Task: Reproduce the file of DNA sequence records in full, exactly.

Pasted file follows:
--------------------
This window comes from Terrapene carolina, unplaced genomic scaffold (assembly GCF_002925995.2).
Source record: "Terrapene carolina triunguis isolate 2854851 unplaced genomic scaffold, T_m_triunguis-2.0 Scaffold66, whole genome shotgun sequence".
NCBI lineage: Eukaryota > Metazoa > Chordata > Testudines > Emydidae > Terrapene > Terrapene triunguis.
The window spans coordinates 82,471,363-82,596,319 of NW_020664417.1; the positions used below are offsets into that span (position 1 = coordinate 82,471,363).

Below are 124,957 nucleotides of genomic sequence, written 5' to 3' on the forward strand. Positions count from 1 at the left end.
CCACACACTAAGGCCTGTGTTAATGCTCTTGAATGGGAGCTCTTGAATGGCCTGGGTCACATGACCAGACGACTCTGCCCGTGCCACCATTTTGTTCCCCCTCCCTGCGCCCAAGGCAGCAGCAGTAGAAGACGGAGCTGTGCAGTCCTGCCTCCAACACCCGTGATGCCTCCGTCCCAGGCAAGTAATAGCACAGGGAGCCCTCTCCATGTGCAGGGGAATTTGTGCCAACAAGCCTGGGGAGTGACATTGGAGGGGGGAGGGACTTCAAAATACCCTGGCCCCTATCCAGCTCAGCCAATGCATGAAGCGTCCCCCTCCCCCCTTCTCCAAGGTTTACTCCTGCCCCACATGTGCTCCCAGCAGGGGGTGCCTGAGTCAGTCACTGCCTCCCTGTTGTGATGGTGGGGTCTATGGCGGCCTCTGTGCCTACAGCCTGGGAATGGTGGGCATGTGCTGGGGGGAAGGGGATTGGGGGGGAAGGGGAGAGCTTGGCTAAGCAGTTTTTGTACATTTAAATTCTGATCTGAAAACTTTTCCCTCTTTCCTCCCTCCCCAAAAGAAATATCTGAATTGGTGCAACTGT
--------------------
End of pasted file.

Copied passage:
This window comes from Terrapene carolina, unplaced genomic scaffold (assembly GCF_002925995.2).
Source record: "Terrapene carolina triunguis isolate 2854851 unplaced genomic scaffold, T_m_triunguis-2.0 Scaffold66, whole genome shotgun sequence".
NCBI lineage: Eukaryota > Metazoa > Chordata > Testudines > Emydidae > Terrapene > Terrapene triunguis.
The window spans coordinates 82,471,363-82,596,319 of NW_020664417.1; the positions used below are offsets into that span (position 1 = coordinate 82,471,363).

Below are 124,957 nucleotides of genomic sequence, written 5' to 3' on the forward strand. Positions count from 1 at the left end.
CCACACACTAAGGCCTGTGTTAATGCTCTTGAATGGGAGCTCTTGAATGGCCTGGGTCACATGACCAGACGACTCTGCCCGTGCCACCATTTTGTTCCCCCTCCCTGCGCCCAAGGCAGCAGCAGTAGAAGACGGAGCTGTGCAGTCCTGCCTCCAACACCCGTGATGCCTCCGTCCCAGGCAAGTAATAGCACAGGGAGCCCTCTCCATGTGCAGGGGAATTTGTGCCAACAAGCCTGGGGAGTGACATTGGAGGGGGGAGGGACTTCAAAATACCCTGGCCCCTATCCAGCTCAGCCAATGCATGAAGCGTCCCCCTCCCCCCTTCTCCAAGGTTTACTCCTGCCCCACATGTGCTCCCAGCAGGGGGTGCCTGAGTCAGTCACTGCCTCCCTGTTGTGATGGTGGGGTCTATGGCGGCCTCTGTGCCTACAGCCTGGGAATGGTGGGCATGTGCTGGGGGGAAGGGGATTGGGGGGGAAGGGGAGAGCTTGGCTAAGCAGTTTTTGTACATTTAAATTCTGATCTGAAAACTTTTCCCTCTTTCCTCCCTCCCCAAAAGAAATATCTGAATTGGTGCAACTGT